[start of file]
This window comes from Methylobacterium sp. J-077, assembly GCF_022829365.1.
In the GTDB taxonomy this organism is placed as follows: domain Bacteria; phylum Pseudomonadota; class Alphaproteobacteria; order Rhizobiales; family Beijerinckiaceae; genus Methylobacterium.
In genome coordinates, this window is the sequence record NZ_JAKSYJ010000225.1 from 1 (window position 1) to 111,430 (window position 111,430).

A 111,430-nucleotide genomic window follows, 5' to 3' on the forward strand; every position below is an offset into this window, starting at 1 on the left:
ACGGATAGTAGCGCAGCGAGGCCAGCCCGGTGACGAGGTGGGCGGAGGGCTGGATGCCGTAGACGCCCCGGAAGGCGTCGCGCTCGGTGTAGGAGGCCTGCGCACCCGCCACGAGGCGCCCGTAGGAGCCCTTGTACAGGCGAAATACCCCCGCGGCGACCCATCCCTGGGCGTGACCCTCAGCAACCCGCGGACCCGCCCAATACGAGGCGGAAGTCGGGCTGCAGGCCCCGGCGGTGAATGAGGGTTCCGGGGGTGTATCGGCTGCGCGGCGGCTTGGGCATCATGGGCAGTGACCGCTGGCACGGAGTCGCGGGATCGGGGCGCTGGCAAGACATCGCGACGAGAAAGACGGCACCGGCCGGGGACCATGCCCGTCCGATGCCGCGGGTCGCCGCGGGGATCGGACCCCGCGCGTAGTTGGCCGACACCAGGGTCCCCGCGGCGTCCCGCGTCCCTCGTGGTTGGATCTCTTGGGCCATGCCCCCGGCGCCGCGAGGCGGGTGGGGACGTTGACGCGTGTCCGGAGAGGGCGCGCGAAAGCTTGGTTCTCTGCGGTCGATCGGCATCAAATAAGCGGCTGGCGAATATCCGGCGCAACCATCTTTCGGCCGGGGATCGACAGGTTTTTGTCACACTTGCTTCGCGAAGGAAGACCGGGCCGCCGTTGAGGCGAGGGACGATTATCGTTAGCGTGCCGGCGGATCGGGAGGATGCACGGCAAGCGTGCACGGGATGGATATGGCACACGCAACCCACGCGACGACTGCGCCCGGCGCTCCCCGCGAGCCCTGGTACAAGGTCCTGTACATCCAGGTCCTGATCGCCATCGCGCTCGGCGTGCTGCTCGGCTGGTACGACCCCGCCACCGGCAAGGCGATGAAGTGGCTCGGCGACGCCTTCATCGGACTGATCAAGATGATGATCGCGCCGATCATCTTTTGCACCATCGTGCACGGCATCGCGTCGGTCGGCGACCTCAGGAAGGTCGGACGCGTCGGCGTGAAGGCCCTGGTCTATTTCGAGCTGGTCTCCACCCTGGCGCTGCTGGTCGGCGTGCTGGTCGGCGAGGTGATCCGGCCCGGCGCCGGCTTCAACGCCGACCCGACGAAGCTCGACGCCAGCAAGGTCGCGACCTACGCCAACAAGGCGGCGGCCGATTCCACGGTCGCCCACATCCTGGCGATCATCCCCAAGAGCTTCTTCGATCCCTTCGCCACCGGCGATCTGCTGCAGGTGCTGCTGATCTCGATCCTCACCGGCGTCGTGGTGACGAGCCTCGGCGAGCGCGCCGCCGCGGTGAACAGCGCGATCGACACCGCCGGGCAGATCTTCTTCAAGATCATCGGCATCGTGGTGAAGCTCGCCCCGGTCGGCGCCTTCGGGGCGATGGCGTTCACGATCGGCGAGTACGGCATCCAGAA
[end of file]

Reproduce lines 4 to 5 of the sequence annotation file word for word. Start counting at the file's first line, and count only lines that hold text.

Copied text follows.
A 111,430-nucleotide genomic window follows, 5' to 3' on the forward strand; every position below is an offset into this window, starting at 1 on the left:
ACGGATAGTAGCGCAGCGAGGCCAGCCCGGTGACGAGGTGGGCGGAGGGCTGGATGCCGTAGACGCCCCGGAAGGCGTCGCGCTCGGTGTAGGAGGCCTGCGCACCCGCCACGAGGCGCCCGTAGGAGCCCTTGTACAGGCGAAATACCCCCGCGGCGACCCATCCCTGGGCGTGACCCTCAGCAACCCGCGGACCCGCCCAATACGAGGCGGAAGTCGGGCTGCAGGCCCCGGCGGTGAATGAGGGTTCCGGGGGTGTATCGGCTGCGCGGCGGCTTGGGCATCATGGGCAGTGACCGCTGGCACGGAGTCGCGGGATCGGGGCGCTGGCAAGACATCGCGACGAGAAAGACGGCACCGGCCGGGGACCATGCCCGTCCGATGCCGCGGGTCGCCGCGGGGATCGGACCCCGCGCGTAGTTGGCCGACACCAGGGTCCCCGCGGCGTCCCGCGTCCCTCGTGGTTGGATCTCTTGGGCCATGCCCCCGGCGCCGCGAGGCGGGTGGGGACGTTGACGCGTGTCCGGAGAGGGCGCGCGAAAGCTTGGTTCTCTGCGGTCGATCGGCATCAAATAAGCGGCTGGCGAATATCCGGCGCAACCATCTTTCGGCCGGGGATCGACAGGTTTTTGTCACACTTGCTTCGCGAAGGAAGACCGGGCCGCCGTTGAGGCGAGGGACGATTATCGTTAGCGTGCCGGCGGATCGGGAGGATGCACGGCAAGCGTGCACGGGATGGATATGGCACACGCAACCCACGCGACGACTGCGCCCGGCGCTCCCCGCGAGCCCTGGTACAAGGTCCTGTACATCCAGGTCCTGATCGCCATCGCGCTCGGCGTGCTGCTCGGCTGGTACGACCCCGCCACCGGCAAGGCGATGAAGTGGCTCGGCGACGCCTTCATCGGACTGATCAAGATGATGATCGCGCCGATCATCTTTTGCACCATCGTGCACGGCATCGCGTCGGTCGGCGACCTCAGGAAGGTCGGACGCGTCGGCGTGAAGGCCCTGGTCTATTTCGAGCTGGTCTCCACCCTGGCGCTGCTGGTCGGCGTGCTGGTCGGCGAGGTGATCCGGCCCGGCGCCGGCTTCAACGCCGACCCGACGAAGCTCGACGCCAGCAAGGTCGCGACCTACGCCAACAAGGCGGCGGCCGATTCCACGGTCGCCCACATCCTGGCGATCATCCCCAAGAGCTTCTTCGATCCCTTCGCCACCGGCGATCTGCTGCAGGTGCTGCTGATCTCGATCCTCACCGGCGTCGTGGTGACGAGCCTCGGCGAGCGCGCCGCCGCGGTGAACAGCGCGATCGACACCGCCGGGCAGATCTTCTTCAAGATCATCGGCATCGTGGTGAAGCTCGCCCCGGTCGGCGCCTTCGGGGCGATGGCGTTCACGATCGGCGAGTACGGCATCCAGAA